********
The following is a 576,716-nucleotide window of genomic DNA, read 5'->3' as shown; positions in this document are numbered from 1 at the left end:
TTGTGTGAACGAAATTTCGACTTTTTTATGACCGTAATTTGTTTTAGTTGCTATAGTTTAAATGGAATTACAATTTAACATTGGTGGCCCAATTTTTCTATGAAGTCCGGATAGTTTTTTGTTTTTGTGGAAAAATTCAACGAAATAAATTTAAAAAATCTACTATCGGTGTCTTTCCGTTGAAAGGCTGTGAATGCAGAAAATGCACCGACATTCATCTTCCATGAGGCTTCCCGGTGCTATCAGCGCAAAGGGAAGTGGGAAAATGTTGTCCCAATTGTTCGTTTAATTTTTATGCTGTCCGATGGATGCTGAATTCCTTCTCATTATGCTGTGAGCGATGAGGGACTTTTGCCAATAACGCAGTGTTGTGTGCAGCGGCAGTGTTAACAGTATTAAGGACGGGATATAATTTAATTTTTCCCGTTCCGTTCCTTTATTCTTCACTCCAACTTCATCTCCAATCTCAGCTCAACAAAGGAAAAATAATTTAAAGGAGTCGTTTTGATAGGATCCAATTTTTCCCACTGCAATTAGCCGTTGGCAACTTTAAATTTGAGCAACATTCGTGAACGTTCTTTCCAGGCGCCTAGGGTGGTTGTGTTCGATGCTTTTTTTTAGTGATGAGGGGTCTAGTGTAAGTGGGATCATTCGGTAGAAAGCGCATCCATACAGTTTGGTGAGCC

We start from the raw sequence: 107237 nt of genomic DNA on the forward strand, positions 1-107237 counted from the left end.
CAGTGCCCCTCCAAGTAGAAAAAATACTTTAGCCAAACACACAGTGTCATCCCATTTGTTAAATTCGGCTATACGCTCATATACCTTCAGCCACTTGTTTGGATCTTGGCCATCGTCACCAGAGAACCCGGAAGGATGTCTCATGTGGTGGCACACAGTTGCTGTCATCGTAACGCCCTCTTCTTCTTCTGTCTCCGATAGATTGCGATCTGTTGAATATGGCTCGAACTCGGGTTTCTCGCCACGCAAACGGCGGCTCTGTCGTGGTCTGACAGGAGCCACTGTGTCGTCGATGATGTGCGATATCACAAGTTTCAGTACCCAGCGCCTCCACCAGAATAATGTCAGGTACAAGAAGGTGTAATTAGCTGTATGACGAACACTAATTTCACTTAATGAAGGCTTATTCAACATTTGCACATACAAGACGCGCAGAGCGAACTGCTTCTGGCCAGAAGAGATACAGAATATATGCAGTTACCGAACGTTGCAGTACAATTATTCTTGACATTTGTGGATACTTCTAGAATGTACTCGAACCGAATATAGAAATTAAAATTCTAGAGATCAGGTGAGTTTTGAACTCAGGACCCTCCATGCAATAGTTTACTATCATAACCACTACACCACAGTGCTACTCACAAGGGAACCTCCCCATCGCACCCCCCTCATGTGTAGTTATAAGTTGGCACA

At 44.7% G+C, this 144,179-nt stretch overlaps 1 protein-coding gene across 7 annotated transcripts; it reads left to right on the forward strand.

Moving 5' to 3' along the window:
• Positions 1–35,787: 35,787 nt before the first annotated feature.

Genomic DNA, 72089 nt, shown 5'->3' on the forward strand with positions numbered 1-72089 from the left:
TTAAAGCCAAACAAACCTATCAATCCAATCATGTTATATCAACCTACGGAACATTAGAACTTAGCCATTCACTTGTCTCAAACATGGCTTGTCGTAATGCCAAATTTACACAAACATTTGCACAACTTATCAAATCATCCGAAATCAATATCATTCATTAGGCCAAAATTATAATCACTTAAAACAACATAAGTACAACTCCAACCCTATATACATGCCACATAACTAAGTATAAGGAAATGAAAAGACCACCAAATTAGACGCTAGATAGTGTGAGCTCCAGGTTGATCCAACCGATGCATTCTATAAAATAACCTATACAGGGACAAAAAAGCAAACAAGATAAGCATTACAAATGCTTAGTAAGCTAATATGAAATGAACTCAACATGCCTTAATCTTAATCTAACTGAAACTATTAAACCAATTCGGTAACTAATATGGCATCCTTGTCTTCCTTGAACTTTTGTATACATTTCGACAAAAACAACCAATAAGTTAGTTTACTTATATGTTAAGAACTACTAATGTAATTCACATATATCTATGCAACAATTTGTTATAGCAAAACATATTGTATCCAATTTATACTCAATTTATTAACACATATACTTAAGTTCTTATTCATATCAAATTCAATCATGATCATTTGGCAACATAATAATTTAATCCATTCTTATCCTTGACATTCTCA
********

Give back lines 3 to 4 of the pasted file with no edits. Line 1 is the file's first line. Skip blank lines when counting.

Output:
We start from the raw sequence: 107237 nt of genomic DNA on the forward strand, positions 1-107237 counted from the left end.
CAGTGCCCCTCCAAGTAGAAAAAATACTTTAGCCAAACACACAGTGTCATCCCATTTGTTAAATTCGGCTATACGCTCATATACCTTCAGCCACTTGTTTGGATCTTGGCCATCGTCACCAGAGAACCCGGAAGGATGTCTCATGTGGTGGCACACAGTTGCTGTCATCGTAACGCCCTCTTCTTCTTCTGTCTCCGATAGATTGCGATCTGTTGAATATGGCTCGAACTCGGGTTTCTCGCCACGCAAACGGCGGCTCTGTCGTGGTCTGACAGGAGCCACTGTGTCGTCGATGATGTGCGATATCACAAGTTTCAGTACCCAGCGCCTCCACCAGAATAATGTCAGGTACAAGAAGGTGTAATTAGCTGTATGACGAACACTAATTTCACTTAATGAAGGCTTATTCAACATTTGCACATACAAGACGCGCAGAGCGAACTGCTTCTGGCCAGAAGAGATACAGAATATATGCAGTTACCGAACGTTGCAGTACAATTATTCTTGACATTTGTGGATACTTCTAGAATGTACTCGAACCGAATATAGAAATTAAAATTCTAGAGATCAGGTGAGTTTTGAACTCAGGACCCTCCATGCAATAGTTTACTATCATAACCACTACACCACAGTGCTACTCACAAGGGAACCTCCCCATCGCACCCCCCTCATGTGTAGTTATAAGTTGGCACA